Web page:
Gig review

Michelle Nicolle – NZ Tour

So many great improvising artists gig on our New Zealand and Australian club circuits that we could easily become complacent and we shouldn’t be. This golden age for hearing hi-quality live Jazz is the result of hard work behind the scenes, and a dedicated few, mostly volunteers, make this happen for us. They deserve our thanks and above all, they deserve our commitment to the cause of live music. This year and last year were especially interesting at the CJC, as the breadth and quality of the music hit new highs. Read more

Emerging Artists Hwang & Tomacruz

Two weeks ago the CJC Creative Jazz Club profiled two more emerging artists; Seungeil Thomas Hwang and Kathleen Tomacruz. Hwang and Tomacruz are both guitarists but with quite different approaches to their craft. Hwang leans heavily toward the fusion and rock end of the spectrum while Tomacruz, although adventurous, sits comfortably inside the tradition. Both underscore the value of the University of Auckland, Jazz programme; a programme which prepares musicians in the best possible way; fitting them for whatever musical path they choose. Read more

Kim Paterson

After a long gloomy week of intense storm weather, 200 kph winds, polar darkness and zero electricity, I am finally back in front of my computer. A few days before the storm I was sitting in the warm, well-lit, electricity charged Backbeat Bar and listening to the Kim Paterson Band " by far the preferable option. Jazz trumpeter, Paterson, has been on the New Zealand Jazz scene for as long as I can remember and his name is forever associated with legendary figures like Mick Nock. Read more

Stephen Thomas – No Hawkers

In spite of his relative youth, Stephen Thomas is counted as one of New Zealand’s better Jazz drummers. He approaches his craft with care and intelligence and it shows in his playing. While his technical skills are superb, he can also communicate on a human level and this is important as it speaks of character. Thomas is a regular on the scene, but like many sidemen and most drummers, he prefers to remain in the shadows. On Wednesday he changed that focus and convincingly staked his claim as band leader. Read more

Monsters of the Deep (Crayford/Haines)

This was trippy stuff. A band that gnawed at the bones of form while the music swept us along; taking us ever deeper, forcing us to loosen our grip, as the waterfalls of sound consumed us. This was most definitely filmic music; throwing up subliminal specters like a Burroughs cut-up montage: an indie soundtrack, Voodoo but with four Papa Docs urging us toward trance.Attempts to confine improvised music within historic boundaries is plain foolishness. Never has this been more obvious to me than at last week’s ‘Monsters of The Deep’ gig. Read more

Vivian Sessoms (New York)

When Vivian Sessoms sings, she takes you deep inside the music. Whether singing the American Songbook, or her own compositions, her storytelling resonates. She sings of American life with all its contradictions; joy and pain both laid bare. Her rendering of Herbie Hancock’s ‘Butterfly‘ tender: the rendering of her own composition, ‘I Can’t Breathe‘, a song referencing the ‘black lives matter’ struggle " raw. As she sang ‘I Can’t Breathe‘, people brushed tears away; feeling the loss, the injustice; sharing in the incomprehension. Read more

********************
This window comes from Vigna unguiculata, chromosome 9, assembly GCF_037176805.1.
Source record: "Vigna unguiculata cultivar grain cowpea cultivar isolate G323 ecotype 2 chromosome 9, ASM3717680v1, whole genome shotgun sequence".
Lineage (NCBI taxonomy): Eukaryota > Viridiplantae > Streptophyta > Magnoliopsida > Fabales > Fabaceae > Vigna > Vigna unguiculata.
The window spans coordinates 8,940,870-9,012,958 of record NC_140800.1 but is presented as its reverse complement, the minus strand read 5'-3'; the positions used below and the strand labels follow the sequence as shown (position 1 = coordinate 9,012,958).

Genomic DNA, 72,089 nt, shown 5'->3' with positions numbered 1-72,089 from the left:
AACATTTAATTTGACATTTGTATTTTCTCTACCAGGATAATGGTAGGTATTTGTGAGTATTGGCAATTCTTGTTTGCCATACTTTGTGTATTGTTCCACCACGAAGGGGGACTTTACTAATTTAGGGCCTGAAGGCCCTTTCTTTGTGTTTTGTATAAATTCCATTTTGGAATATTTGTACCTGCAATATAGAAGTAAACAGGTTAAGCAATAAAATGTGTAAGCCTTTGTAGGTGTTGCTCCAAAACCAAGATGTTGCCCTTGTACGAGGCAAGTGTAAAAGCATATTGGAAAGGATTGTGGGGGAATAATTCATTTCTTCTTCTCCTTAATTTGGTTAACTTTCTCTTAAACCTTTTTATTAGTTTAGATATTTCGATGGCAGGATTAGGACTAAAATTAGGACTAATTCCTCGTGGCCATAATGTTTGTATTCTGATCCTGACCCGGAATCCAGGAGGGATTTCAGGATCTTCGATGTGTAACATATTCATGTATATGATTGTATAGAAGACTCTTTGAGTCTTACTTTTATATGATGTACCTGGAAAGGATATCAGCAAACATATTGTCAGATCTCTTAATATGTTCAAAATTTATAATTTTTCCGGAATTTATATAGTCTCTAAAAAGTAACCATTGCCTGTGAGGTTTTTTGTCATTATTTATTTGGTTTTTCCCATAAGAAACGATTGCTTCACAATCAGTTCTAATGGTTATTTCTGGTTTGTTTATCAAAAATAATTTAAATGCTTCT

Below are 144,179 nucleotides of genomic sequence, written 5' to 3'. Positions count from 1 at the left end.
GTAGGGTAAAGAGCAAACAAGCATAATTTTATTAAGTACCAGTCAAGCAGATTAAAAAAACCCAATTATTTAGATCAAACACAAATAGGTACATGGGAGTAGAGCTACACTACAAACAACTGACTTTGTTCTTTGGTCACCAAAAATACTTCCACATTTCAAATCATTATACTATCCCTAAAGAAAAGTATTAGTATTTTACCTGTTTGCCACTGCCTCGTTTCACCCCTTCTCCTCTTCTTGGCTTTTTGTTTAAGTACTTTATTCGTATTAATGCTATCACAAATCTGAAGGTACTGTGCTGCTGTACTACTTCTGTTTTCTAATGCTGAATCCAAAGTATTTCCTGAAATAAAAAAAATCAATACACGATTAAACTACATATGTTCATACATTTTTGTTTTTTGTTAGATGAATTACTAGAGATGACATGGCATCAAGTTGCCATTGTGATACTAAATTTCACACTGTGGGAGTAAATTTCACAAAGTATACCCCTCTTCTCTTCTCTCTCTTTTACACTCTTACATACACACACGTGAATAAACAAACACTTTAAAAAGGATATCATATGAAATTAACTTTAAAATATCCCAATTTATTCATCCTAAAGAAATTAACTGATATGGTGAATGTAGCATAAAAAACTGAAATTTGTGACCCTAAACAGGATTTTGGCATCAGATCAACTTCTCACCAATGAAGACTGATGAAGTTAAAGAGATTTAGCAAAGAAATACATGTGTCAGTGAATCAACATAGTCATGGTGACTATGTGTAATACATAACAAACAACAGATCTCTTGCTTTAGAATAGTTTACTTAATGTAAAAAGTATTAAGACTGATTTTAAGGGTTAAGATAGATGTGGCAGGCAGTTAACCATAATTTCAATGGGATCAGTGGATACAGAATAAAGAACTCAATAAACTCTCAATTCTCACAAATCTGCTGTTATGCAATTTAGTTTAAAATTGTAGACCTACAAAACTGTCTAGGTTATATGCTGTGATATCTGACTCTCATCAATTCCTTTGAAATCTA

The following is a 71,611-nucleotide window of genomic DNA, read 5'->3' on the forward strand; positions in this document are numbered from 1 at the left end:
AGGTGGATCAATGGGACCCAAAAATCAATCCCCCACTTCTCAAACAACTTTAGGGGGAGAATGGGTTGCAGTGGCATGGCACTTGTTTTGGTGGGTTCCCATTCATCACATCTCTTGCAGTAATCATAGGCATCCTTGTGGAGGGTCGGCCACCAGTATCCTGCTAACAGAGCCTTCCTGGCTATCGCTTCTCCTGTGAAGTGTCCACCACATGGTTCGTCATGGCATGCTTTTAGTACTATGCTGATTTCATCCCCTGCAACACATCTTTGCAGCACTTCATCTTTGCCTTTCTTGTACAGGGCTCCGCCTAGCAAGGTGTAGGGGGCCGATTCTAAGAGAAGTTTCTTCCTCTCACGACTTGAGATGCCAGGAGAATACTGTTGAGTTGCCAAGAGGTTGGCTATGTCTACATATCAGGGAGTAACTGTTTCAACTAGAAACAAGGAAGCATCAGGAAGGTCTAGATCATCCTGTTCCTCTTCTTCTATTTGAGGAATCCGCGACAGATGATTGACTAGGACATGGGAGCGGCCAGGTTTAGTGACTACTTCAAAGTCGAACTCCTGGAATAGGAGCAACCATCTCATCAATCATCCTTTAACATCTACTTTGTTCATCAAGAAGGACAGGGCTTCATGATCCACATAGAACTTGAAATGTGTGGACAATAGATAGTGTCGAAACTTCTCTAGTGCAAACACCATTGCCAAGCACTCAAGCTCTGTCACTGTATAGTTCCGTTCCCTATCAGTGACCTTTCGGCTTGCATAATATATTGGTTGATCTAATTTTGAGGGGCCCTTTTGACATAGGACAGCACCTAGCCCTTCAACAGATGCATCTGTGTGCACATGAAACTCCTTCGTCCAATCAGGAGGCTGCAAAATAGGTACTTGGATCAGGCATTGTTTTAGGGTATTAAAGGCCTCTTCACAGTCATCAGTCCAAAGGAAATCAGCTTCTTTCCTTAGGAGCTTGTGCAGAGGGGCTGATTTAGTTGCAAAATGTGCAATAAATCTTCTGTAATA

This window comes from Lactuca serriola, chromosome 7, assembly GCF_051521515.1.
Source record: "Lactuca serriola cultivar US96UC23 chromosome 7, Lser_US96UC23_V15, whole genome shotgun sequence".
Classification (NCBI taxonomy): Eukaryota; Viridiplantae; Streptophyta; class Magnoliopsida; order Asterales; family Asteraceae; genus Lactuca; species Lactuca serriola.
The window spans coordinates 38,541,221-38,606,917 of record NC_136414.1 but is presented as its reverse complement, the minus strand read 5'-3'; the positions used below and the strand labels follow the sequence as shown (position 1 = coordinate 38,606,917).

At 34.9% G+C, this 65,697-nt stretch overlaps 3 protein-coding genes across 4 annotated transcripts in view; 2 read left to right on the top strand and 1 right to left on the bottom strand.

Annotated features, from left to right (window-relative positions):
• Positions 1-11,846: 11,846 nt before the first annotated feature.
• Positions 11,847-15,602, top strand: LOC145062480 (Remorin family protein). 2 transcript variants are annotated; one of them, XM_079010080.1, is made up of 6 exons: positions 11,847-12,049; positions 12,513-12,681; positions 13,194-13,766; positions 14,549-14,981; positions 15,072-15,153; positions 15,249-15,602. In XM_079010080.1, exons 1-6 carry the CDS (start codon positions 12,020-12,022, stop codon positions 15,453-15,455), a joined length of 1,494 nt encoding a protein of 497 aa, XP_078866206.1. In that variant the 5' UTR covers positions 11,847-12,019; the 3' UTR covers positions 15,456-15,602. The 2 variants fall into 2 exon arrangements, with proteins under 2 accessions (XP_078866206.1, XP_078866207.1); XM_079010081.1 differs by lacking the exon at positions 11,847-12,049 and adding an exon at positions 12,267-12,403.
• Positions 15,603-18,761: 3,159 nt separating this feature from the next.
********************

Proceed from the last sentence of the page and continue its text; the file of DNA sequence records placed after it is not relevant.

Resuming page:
Alan Brown Trio + guest

While some of us didn’t make it to the Wellington Jazz Festival, we had no need to cry into our beer. What Auckland had on offer was the Alan Brown Trio, returning to the Creative Jazz Club after a long hiatus, and in very good form. I have long thought that an organ trio is the best dish to serve up on a wet winter’s night. This trio proved the pudding with its down-home goodness, tasty grooves, and with all the trimmings. While Brown is across many genres, this is the one most music lovers associate him with. Read more

Emerging Artists gig – Exploding Rainbow Orchestra – Equitable Grooves

I always look forward to emerging artists nights at the CJC. They don’t happen often but when they do, they’re fun, full of surprise and most importantly they are hopeful events. It is usual for emerging artists to salt the mine with seasoned players. Both of the bands did well in that regard. The first band up was Misha Kourkov’s ‘Equitable Grooves’, a six-piece unit playing multi-genre Jazz focused music. The material was well written and at times ambitious. Aiming high on the bandstand is good because that is where real learning occurs. Read more

DOG meets KOOPMAN

There is never a guarantee that two good acts blended into one will work. This one did. DOG and the various iterations of the Peter Koopman trio are each in their way self-contained; exuding a confidence born out of time spent with familiar musicians. Bands that play together over long periods anticipate and react instinctively. Stepping outside of that circle can be a risk, but that is a large part of what improvised music is about. DOG are a tight unit with quick-fire lines and nimble moves. Read more

Andy Sugg on tour

Australia produces some distinctive, muscular tenor players and Andy Sugg is an example of that phenomena. The first thing that grabs a listener is an awareness of the raw power that fills a room when he blows. I am not just referring to volume or his fat rounded sound, but to the way he communicates an innate sense of musical purpose. This comes across as something beyond mere confidence. Read more

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